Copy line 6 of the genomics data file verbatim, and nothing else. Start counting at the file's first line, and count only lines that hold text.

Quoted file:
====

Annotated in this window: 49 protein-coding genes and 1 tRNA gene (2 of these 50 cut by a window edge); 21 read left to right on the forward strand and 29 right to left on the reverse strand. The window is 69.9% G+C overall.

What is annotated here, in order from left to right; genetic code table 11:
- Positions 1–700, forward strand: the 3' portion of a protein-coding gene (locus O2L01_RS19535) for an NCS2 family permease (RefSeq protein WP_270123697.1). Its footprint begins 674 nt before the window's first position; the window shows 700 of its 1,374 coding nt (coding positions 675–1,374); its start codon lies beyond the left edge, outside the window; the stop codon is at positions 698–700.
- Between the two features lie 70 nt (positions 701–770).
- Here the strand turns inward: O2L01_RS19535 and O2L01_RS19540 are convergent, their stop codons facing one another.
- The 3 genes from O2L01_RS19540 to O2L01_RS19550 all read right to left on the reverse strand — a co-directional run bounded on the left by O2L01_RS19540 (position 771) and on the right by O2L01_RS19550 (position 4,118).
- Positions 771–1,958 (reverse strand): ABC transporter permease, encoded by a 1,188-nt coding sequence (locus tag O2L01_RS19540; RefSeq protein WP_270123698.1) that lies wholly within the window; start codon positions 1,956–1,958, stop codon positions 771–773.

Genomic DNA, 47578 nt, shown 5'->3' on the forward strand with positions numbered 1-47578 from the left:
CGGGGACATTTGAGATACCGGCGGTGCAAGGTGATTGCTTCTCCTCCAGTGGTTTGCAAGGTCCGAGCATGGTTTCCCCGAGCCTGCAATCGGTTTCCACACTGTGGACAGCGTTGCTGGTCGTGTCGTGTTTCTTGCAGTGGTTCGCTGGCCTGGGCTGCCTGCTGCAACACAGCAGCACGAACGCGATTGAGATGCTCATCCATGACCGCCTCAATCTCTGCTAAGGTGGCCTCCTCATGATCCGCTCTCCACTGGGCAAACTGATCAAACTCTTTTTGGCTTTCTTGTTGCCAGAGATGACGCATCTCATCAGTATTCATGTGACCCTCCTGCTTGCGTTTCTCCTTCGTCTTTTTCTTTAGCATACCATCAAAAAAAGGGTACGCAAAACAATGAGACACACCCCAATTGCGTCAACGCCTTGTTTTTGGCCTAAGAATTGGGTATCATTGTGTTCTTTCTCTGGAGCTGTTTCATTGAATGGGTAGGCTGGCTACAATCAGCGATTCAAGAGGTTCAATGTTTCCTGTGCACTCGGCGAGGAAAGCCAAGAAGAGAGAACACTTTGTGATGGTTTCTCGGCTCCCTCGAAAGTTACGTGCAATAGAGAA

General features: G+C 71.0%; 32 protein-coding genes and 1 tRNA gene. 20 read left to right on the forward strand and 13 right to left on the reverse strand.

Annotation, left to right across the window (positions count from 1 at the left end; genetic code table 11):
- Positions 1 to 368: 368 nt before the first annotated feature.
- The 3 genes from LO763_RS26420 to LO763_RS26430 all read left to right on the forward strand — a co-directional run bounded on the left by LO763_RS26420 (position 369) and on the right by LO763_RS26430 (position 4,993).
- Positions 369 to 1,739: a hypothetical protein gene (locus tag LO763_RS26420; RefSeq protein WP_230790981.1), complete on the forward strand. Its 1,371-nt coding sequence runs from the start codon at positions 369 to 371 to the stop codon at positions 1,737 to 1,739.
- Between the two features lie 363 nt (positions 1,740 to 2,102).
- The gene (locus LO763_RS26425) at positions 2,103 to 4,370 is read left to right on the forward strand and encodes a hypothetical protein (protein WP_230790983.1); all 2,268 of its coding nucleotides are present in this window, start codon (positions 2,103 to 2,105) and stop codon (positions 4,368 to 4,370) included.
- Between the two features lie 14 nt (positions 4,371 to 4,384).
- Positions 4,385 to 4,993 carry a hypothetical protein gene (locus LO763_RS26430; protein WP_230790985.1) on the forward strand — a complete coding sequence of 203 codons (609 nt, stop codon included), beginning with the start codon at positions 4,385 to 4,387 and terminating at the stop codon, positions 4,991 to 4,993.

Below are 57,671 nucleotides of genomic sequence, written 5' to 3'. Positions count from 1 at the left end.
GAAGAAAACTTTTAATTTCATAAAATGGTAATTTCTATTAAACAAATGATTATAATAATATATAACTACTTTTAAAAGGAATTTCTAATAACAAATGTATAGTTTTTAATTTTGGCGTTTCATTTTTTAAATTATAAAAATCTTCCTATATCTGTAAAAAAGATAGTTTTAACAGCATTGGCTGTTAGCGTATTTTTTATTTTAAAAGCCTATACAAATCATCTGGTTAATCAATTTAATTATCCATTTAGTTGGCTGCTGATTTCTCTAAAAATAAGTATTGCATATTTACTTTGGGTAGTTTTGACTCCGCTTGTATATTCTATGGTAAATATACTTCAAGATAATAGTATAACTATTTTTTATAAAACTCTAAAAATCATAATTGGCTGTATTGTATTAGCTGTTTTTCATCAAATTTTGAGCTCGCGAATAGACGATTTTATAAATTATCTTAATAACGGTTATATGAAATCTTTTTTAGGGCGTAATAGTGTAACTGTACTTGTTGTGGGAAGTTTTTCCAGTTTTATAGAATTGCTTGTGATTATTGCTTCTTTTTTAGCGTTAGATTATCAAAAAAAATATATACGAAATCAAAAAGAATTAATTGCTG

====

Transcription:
- The 3 genes from O2L01_RS19540 to O2L01_RS19550 all read right to left on the reverse strand — a co-directional run bounded on the left by O2L01_RS19540 (position 771) and on the right by O2L01_RS19550 (position 4,118).